Bias in Machine Learning

Bias in Machine Learning ?

Tom Mitchell first introduced the term bias in 1980 in his paper titled, “The need for biases in learning generalizations”. Machine learning bias, also known as algorithm bias or AI bias occurs when an algorithm gives results and observations that are systematically prejudiced due to incorrect and wrong assumptions in the machine learning process.

Algorithms can have inherent, built-in and deep-rooted biases as they have been created, potentially amplified and multiplied by individuals who have subjective and conscious or unconscious preferences which are only discovered when the algorithms are put to use.

The system’s inclusion and drawing of an improper collection of data sets result in high bias. Biases which can be accidentally or inadvertently applied to algorithms are bandwagon effects, confirmation bias, and stereotyping, priming and selective perception.

Shortage and lack of complete or truly random data can also cause bias because machine learning algorithms rely on the accuracy of data and pattern recognition. Careful removal and outcasting of harmful biases is crucial machine learning also involves business implications and operations like loan approvals, selection of candidates for a job interview as well as personal implications, such as a routine health check-up or a medical diagnosis.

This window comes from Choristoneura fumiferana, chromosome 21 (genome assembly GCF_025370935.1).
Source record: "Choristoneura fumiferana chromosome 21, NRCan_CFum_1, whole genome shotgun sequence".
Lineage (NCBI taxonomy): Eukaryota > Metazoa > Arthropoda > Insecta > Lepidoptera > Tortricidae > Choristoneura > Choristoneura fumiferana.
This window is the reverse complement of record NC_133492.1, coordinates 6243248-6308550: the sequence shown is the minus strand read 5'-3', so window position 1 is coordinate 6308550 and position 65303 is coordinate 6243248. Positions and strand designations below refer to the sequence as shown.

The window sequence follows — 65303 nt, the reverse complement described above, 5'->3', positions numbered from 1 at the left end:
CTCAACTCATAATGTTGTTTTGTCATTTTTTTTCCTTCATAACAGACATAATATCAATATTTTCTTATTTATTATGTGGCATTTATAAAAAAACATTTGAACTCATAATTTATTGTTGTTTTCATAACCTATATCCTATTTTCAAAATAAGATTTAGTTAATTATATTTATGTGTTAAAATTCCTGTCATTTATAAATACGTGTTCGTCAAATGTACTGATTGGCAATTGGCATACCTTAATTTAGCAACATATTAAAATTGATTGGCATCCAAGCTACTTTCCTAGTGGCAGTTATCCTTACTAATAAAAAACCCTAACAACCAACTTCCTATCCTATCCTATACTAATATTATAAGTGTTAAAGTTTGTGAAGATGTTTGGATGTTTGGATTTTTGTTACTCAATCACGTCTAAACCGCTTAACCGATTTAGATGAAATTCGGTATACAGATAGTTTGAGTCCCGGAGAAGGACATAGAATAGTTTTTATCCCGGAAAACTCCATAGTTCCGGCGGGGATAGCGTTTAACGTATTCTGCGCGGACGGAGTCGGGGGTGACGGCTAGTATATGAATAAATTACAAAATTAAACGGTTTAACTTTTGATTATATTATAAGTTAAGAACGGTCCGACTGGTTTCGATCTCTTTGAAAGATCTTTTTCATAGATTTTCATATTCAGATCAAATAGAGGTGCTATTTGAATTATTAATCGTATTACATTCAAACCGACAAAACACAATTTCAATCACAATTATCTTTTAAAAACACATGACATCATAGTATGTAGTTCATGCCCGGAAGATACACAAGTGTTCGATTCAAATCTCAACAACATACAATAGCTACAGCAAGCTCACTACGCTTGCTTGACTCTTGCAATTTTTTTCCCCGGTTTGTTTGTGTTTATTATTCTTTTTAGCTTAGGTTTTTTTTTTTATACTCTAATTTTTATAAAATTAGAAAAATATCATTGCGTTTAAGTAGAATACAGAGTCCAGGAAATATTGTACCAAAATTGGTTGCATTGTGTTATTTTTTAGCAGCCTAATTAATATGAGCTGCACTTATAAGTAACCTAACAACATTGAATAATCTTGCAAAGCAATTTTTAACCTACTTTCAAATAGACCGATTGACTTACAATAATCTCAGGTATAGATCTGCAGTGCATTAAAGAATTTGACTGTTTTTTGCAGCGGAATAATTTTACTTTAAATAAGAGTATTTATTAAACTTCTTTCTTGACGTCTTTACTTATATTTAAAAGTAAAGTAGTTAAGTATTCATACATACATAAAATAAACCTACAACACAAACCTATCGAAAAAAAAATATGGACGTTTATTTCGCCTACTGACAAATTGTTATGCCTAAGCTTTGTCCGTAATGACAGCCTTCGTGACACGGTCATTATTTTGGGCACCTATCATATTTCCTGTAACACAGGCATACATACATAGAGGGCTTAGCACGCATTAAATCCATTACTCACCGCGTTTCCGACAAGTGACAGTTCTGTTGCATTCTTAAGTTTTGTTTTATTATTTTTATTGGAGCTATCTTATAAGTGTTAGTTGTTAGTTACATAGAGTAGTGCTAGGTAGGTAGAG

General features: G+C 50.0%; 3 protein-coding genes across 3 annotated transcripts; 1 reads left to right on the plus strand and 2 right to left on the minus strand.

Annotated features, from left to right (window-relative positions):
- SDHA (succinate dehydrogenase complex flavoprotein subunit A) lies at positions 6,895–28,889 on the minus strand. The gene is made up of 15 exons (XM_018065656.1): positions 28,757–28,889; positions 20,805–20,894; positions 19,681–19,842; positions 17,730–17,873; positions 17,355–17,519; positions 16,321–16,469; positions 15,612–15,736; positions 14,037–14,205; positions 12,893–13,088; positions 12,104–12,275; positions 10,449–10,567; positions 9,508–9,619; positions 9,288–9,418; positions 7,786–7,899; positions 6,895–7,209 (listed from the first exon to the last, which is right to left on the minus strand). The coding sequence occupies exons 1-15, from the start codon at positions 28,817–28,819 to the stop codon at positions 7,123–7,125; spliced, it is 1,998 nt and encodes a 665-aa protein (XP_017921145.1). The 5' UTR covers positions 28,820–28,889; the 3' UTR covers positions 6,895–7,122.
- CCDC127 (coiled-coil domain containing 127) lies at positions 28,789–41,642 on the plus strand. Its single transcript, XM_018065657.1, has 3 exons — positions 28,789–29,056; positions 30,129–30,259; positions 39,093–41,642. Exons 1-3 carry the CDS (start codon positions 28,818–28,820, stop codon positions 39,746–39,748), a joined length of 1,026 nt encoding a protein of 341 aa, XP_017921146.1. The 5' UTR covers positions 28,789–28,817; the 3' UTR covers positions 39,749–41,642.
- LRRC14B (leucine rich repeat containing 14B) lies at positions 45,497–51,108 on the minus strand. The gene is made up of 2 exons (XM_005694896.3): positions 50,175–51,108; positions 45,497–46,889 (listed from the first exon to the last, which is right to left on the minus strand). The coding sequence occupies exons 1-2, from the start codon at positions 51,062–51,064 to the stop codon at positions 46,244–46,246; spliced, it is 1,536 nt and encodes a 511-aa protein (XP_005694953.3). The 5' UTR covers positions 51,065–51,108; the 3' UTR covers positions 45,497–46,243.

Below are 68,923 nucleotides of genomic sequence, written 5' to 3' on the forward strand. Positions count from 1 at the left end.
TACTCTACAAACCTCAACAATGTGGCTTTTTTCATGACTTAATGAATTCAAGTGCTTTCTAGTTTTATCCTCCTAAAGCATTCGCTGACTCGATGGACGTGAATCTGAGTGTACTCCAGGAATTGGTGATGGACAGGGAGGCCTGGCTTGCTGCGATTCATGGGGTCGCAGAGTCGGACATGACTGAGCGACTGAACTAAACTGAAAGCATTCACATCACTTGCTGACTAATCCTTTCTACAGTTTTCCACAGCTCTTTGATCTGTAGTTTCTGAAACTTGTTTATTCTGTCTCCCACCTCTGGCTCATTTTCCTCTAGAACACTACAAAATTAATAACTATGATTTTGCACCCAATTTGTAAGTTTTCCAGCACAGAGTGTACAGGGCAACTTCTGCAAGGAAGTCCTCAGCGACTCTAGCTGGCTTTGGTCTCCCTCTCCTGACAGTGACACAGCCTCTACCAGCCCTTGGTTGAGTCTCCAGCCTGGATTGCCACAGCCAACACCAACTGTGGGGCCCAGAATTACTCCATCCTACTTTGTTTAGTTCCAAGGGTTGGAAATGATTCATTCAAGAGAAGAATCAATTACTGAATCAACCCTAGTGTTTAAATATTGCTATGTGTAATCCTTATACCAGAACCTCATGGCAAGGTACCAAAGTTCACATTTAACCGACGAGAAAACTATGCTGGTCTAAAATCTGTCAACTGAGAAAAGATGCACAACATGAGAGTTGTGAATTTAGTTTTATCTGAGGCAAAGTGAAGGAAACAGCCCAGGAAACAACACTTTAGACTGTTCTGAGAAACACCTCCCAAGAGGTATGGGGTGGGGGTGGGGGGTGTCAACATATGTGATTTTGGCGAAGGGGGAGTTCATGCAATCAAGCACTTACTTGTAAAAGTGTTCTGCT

A prime example of bias was the facial recognition feature of Google where it totally failed to recognize some faces based on racial characteristics tagging them either as inhuman or ignoring them completely. Bias can be present at any level because machine learning is a process that has many layers to it. Data scientists should always be in a surge to minimize the underlying biases present and it would still be possible that there are biases.

An extensive and comprehensive approach is needed to deal with it. The various levels at which biases could present themselves are information assortment, evaluation, modelling, preparation and data preparation.

Assumptions are also another source that bias stems from. It cannot be denied that avoiding bias and eliminating them can help in the generalization of the data set and giving it a more objective outlook.

Fair research with an objective approach can have great and grave implications in the shaping up and development of policies and also in the way machine learning grows in the coming future.